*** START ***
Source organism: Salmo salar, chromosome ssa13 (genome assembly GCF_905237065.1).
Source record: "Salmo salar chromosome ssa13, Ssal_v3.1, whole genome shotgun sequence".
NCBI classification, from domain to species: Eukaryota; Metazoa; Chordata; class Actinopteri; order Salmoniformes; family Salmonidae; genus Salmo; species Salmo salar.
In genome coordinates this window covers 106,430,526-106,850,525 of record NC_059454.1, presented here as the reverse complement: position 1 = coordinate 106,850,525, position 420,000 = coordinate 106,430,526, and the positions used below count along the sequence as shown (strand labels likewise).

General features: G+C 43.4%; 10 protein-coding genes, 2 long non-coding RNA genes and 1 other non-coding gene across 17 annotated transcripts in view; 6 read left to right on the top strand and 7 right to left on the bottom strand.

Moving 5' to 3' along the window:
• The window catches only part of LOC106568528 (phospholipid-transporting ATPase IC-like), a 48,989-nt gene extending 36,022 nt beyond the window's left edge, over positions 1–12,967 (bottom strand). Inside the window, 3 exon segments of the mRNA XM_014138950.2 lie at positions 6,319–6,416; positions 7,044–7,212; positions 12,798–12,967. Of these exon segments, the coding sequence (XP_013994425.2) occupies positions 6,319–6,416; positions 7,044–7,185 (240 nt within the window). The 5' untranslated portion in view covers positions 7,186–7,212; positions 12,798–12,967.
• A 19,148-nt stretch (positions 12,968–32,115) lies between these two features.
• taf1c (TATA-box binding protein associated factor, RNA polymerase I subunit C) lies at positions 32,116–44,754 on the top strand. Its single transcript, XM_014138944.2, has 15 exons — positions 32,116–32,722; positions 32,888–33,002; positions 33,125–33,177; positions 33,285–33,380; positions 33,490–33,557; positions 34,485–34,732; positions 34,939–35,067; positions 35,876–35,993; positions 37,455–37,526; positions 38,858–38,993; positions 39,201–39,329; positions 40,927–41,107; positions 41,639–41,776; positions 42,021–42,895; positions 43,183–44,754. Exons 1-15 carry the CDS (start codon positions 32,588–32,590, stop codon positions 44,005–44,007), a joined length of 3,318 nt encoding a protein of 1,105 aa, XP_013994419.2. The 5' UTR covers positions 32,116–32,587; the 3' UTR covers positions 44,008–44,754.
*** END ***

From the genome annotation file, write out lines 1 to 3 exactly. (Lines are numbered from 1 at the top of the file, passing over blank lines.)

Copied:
Source organism: Salmo salar, chromosome ssa13 (genome assembly GCF_905237065.1).
Source record: "Salmo salar chromosome ssa13, Ssal_v3.1, whole genome shotgun sequence".
NCBI classification, from domain to species: Eukaryota; Metazoa; Chordata; class Actinopteri; order Salmoniformes; family Salmonidae; genus Salmo; species Salmo salar.